Right now, no one knows how big the full problem is, says Peter Hotez. He is a pediatrician and microbiologist at Baylor College of Medicine in Houston, Tex. “That’s the big unknown,” he says. “There’s probably a spectrum of illness,” similar to autism, he says. And some symptoms, such as learning disabilities or developmental delays, might take years to emerge. Public health officials have been warning for months that exposure to the virus during pregnancy might be linked to even more Zika problems. Those health impacts now appear to comprise a list that affects the body from head to toe. Doctors have begun calling it congenital Zika syndrome.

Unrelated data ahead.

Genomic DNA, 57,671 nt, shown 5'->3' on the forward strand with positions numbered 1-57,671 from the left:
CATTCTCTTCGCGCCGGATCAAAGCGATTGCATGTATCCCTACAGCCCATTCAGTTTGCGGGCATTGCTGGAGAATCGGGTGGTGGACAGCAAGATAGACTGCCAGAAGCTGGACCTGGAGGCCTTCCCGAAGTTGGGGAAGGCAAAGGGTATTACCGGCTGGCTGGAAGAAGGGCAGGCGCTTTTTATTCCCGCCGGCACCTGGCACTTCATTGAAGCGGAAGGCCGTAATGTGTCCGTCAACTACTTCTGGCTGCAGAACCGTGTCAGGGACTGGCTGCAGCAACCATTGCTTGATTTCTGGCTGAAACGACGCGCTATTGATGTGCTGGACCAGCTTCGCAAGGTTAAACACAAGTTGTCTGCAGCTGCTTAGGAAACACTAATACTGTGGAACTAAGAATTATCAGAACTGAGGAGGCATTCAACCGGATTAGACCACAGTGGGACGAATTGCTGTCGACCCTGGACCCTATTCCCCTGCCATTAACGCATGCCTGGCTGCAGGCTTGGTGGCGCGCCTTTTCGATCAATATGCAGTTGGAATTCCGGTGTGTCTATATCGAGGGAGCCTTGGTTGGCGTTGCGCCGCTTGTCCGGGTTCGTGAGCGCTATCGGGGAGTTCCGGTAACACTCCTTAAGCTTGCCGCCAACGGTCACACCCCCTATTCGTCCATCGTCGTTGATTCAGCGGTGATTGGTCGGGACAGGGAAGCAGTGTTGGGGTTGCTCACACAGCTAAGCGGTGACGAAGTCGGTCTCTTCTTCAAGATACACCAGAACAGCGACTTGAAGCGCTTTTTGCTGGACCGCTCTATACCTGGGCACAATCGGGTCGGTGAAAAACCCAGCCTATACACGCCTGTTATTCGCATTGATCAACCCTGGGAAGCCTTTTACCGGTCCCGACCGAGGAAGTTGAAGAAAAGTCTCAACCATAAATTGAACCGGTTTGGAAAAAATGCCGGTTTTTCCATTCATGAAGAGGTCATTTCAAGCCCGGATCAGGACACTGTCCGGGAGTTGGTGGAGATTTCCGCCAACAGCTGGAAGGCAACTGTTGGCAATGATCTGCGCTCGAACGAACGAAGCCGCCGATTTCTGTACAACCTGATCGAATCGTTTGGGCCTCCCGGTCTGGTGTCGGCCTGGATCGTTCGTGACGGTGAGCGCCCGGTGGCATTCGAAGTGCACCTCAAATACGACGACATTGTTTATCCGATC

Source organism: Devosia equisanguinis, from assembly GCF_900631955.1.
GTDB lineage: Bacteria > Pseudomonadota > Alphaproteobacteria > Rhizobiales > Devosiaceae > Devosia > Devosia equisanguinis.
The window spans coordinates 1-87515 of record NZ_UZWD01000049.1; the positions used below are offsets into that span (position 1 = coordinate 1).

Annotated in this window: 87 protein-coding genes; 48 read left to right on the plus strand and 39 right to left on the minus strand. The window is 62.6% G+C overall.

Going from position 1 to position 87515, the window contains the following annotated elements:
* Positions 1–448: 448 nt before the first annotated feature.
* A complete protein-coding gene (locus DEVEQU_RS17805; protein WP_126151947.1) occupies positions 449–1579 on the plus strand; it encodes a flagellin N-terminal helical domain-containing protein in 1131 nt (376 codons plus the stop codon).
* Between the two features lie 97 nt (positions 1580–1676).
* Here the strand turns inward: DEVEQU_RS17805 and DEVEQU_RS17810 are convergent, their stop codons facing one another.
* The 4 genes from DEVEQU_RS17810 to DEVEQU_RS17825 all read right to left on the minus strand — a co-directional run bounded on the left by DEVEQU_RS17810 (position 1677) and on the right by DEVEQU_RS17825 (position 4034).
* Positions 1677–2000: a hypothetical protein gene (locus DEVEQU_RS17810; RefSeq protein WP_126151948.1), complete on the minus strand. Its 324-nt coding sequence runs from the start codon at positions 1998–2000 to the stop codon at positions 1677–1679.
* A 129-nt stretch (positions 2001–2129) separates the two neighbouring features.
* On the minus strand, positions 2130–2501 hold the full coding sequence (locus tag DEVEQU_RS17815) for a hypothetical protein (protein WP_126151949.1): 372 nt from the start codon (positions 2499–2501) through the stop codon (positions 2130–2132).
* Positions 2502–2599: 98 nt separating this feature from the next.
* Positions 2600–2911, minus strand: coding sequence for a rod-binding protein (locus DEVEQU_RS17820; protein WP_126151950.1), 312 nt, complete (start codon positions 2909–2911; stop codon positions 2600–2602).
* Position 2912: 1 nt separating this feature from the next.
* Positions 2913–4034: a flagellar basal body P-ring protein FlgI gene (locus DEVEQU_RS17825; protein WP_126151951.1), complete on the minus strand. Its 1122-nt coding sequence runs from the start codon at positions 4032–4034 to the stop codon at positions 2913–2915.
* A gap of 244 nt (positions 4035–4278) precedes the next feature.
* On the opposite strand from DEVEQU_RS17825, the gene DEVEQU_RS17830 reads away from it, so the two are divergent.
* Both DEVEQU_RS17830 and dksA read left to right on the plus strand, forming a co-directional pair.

Brazil is facing this challenge now. Zika also presents a growing threat in the U.S. territory of Puerto Rico. As of September 23, Puerto Rico reported 22,358 confirmed Zika infections, including 1,871 pregnant women.

Carmen Zorrilla works at the University of Puerto Rico’s Maternal-Infant Studies Center in San Juan. This obstetrician-gynecologist has examined some of these women and their babies. She now argues that it is essential that the medical community watch all babies exposed to Zika in the womb — including those with no visible birth defects.

Even when they look healthy at birth, she says, “it doesn’t mean they’ll be okay [later].”

A parade of problems

Zorrilla’s concern comes from a growing list of problems being linked to the virus. At the workshop, she described one of the first Puerto Rican babies born to a mother diagnosed with Zika. The baby didn’t have microcephaly. She did have one unusual problem, however: This newborn could not open her eyes.